‘Due to’ is an adjectival phrase. It gives more detail to the noun. It identifies the result of an event. It always comes after linking verb ‘be’ (is, am, are, was, were, will be, etc.).

‘Because of’ is an adverbial phrase. It gives more detail to the verb. It identifies the reason why something happens. It always comes after subject + verb.

 

Q: @magnifician: Di kamus cambridge online, “due to” bisa menggantikan “because of”, min (contoh kedua)

due to

A: Benar. Namun, contoh kedua lebih tepat jika menggunakan ‘because of.’ Ini versi admin:
A lot of her unhappiness is due to boredom. She is unhappy because of boredom.
The bus’ delay was due to heavy snow. The bus was delayed because of heavy snow.

Q: @magnifician: Ini contoh lainnya…

due to 2

A: Seperti penjelasan admin sebelumnya, ‘due to’ memberi keterangan pada subjek, sehingga jika sudah menggunakan ‘due to,’ frasa yang mengandung verba bisa tidak dicantumkan.
The game’s cancellation was due to adverse weather conditions.
Her five days of work was due to illness.
The captain’s withdrawal from the match was due to injury.
Kalimat 2 & 3 sudah tepat menggunakan ‘due to.’

 

Compiled by @alicesaraswati for @EnglishTips4U on Wednesday, 13 June, 2018.


RELATED POST(S):

#EngVocab: Popular Internet Terms as of Mid-2018

Hi, fellas, how was your Monday? I was shook when I realized that we are halfway through 2018.

Does anyone recognize the word ‘shook’ that I used on the previous sentence? Have you ever read it before?

 

@catheramirez: ‘Surprise,’ ‘I can’t believe it.’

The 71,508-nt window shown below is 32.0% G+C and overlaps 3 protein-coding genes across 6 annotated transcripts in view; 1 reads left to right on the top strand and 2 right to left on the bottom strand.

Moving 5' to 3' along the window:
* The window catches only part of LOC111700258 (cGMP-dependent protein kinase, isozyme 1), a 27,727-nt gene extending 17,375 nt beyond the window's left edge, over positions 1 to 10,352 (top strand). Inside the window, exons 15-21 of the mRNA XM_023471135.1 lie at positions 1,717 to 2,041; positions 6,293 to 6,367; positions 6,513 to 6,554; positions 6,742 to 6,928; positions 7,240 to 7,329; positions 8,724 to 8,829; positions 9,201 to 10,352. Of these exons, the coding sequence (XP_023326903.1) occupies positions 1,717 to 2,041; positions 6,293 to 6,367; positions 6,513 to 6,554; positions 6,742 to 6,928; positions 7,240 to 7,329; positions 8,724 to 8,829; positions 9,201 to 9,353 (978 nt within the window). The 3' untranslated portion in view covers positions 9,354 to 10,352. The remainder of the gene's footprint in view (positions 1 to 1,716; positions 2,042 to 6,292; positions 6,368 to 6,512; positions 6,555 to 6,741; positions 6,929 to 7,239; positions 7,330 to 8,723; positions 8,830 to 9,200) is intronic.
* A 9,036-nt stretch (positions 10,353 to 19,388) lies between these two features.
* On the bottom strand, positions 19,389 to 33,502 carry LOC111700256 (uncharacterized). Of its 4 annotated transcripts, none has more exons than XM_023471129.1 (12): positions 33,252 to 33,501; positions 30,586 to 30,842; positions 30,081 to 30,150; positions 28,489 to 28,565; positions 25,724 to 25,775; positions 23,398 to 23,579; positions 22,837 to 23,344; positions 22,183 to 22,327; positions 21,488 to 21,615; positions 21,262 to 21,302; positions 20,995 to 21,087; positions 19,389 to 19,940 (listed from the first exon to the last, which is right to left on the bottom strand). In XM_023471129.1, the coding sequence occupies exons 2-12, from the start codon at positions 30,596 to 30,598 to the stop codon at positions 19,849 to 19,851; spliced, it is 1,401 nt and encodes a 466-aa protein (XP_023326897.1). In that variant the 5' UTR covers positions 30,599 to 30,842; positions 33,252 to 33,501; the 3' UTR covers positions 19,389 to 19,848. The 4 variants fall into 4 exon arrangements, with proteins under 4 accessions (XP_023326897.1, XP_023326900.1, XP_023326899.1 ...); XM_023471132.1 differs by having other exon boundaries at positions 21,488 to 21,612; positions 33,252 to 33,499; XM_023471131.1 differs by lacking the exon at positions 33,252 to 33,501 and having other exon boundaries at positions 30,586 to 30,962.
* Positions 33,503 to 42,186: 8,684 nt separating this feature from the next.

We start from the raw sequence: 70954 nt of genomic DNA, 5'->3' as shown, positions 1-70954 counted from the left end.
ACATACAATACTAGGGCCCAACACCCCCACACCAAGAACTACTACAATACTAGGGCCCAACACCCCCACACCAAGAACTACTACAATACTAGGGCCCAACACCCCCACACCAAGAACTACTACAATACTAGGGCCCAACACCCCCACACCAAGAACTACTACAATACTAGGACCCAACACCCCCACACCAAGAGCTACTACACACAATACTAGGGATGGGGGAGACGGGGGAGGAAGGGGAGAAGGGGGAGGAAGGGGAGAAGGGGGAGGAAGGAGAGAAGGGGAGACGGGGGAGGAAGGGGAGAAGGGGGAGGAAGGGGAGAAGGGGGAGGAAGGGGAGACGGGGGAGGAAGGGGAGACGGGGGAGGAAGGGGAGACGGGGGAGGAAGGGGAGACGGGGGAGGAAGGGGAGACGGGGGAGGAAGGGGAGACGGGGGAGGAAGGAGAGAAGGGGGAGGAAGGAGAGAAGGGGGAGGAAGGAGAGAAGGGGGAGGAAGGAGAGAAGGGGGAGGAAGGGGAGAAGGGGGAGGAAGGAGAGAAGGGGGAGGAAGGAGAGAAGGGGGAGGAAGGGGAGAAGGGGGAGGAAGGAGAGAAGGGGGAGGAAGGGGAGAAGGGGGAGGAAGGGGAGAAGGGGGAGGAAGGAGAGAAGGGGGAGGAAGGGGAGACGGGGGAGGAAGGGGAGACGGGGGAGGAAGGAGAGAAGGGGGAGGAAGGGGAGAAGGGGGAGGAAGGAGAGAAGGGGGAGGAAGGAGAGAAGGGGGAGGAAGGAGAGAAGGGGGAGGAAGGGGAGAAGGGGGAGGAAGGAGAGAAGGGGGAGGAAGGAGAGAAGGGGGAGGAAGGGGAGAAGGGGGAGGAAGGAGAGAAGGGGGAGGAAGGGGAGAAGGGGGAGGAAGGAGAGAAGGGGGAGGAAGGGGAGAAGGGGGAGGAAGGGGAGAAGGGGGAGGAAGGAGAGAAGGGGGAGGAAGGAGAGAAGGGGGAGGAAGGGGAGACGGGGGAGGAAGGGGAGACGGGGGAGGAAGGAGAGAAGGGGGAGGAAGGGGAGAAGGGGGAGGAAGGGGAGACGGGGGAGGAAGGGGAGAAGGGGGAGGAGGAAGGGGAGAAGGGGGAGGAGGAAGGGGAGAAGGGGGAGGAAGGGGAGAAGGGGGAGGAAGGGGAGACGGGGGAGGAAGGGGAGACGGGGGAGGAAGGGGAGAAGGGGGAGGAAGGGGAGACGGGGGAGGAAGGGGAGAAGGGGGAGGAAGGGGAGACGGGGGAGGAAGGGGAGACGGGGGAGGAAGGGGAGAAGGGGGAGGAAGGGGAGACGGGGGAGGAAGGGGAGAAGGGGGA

Q: @nadirantsy: Does shook have the same meaning with shocked? Same context?
A: Yes, but I think we should limit ‘shook’ to a relaxed, playful context. We don’t use it to express our sadness when hearing a bad news, for example.

 

‘Shook’ is one of the popular internet terms that we are going to discuss tonight. As languages are ever-evolving, these internet terms are actual English words whose meanings have changed over the years.

Here are some popular internet terms that are still used as of mid-2018:

Bamboozled
From the verb ‘to bamboozle’ (informal). It means to fool or cheat someone. It also means to confuse or perplex.
E.g.: “I’m bamboozled by the amount of retweets to my Twitter post.”

Boi/boye
A cute way to spell ‘boy.’ Usually used to a male dog.
E.g.: “Oh, you’re such a good boiiiiii…”

Burn
A reaction we gave when somebody has just been talked back to.
A: “Without the ugly in this world, there would be nothing beautiful.”
B: “Thank you for your sacrifice.”
C: “Burn!!”

Canceled
‘To cancel’ used to describe that an event would not take place OR a force negated another, but nowadays, netizen use ‘canceled’ to describe a dismissed or rejected person or idea.
E.g.: “If you don’t like my doggos, you will be canceled.”

Cringe and cringey
‘To cringe’ is to experience an inward shiver upon seeing or hearing something embarrassing. ‘Cringey’ is used as an adjective to describe something that causes somebody to cringe.
E.g.: “I cringed so hard when I watched her lip-synced performance. It was so cringey.”

Deceased
It was used to politely say that someone has passed away, but now, it is used to describe that something is really cool or awesome or funny that it takes our lives away.